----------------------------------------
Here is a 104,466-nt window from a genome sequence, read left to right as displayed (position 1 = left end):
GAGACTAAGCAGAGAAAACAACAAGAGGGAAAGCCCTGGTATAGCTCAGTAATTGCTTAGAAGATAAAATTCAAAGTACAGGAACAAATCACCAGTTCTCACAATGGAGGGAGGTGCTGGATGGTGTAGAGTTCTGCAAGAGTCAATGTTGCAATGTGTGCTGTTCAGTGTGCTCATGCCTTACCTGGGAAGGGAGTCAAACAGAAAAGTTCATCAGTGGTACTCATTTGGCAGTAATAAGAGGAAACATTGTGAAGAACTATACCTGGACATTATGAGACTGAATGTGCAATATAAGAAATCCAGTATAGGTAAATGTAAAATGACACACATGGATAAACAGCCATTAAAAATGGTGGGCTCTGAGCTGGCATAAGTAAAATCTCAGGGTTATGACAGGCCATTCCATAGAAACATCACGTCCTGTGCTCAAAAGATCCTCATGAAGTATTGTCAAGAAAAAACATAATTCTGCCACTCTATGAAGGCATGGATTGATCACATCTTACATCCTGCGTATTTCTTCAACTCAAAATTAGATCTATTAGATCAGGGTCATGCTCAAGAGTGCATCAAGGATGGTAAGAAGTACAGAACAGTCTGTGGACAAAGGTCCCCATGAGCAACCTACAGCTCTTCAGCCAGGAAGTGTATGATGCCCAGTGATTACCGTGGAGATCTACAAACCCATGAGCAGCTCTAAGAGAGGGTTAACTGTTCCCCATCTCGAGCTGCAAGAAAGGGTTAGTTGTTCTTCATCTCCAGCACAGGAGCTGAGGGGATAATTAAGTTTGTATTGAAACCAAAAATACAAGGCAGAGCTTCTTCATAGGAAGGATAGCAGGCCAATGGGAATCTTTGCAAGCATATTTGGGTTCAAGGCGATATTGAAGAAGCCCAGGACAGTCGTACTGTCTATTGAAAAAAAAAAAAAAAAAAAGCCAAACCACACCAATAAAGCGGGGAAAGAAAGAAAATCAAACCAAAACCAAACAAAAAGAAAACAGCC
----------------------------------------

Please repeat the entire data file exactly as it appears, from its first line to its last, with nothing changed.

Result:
Here is a 104,466-nt window from a genome sequence, read left to right as displayed (position 1 = left end):
GAGACTAAGCAGAGAAAACAACAAGAGGGAAAGCCCTGGTATAGCTCAGTAATTGCTTAGAAGATAAAATTCAAAGTACAGGAACAAATCACCAGTTCTCACAATGGAGGGAGGTGCTGGATGGTGTAGAGTTCTGCAAGAGTCAATGTTGCAATGTGTGCTGTTCAGTGTGCTCATGCCTTACCTGGGAAGGGAGTCAAACAGAAAAGTTCATCAGTGGTACTCATTTGGCAGTAATAAGAGGAAACATTGTGAAGAACTATACCTGGACATTATGAGACTGAATGTGCAATATAAGAAATCCAGTATAGGTAAATGTAAAATGACACACATGGATAAACAGCCATTAAAAATGGTGGGCTCTGAGCTGGCATAAGTAAAATCTCAGGGTTATGACAGGCCATTCCATAGAAACATCACGTCCTGTGCTCAAAAGATCCTCATGAAGTATTGTCAAGAAAAAACATAATTCTGCCACTCTATGAAGGCATGGATTGATCACATCTTACATCCTGCGTATTTCTTCAACTCAAAATTAGATCTATTAGATCAGGGTCATGCTCAAGAGTGCATCAAGGATGGTAAGAAGTACAGAACAGTCTGTGGACAAAGGTCCCCATGAGCAACCTACAGCTCTTCAGCCAGGAAGTGTATGATGCCCAGTGATTACCGTGGAGATCTACAAACCCATGAGCAGCTCTAAGAGAGGGTTAACTGTTCCCCATCTCGAGCTGCAAGAAAGGGTTAGTTGTTCTTCATCTCCAGCACAGGAGCTGAGGGGATAATTAAGTTTGTATTGAAACCAAAAATACAAGGCAGAGCTTCTTCATAGGAAGGATAGCAGGCCAATGGGAATCTTTGCAAGCATATTTGGGTTCAAGGCGATATTGAAGAAGCCCAGGACAGTCGTACTGTCTATTGAAAAAAAAAAAAAAAAAAAGCCAAACCACACCAATAAAGCGGGGAAAGAAAGAAAATCAAACCAAAACCAAACAAAAAGAAAACAGCC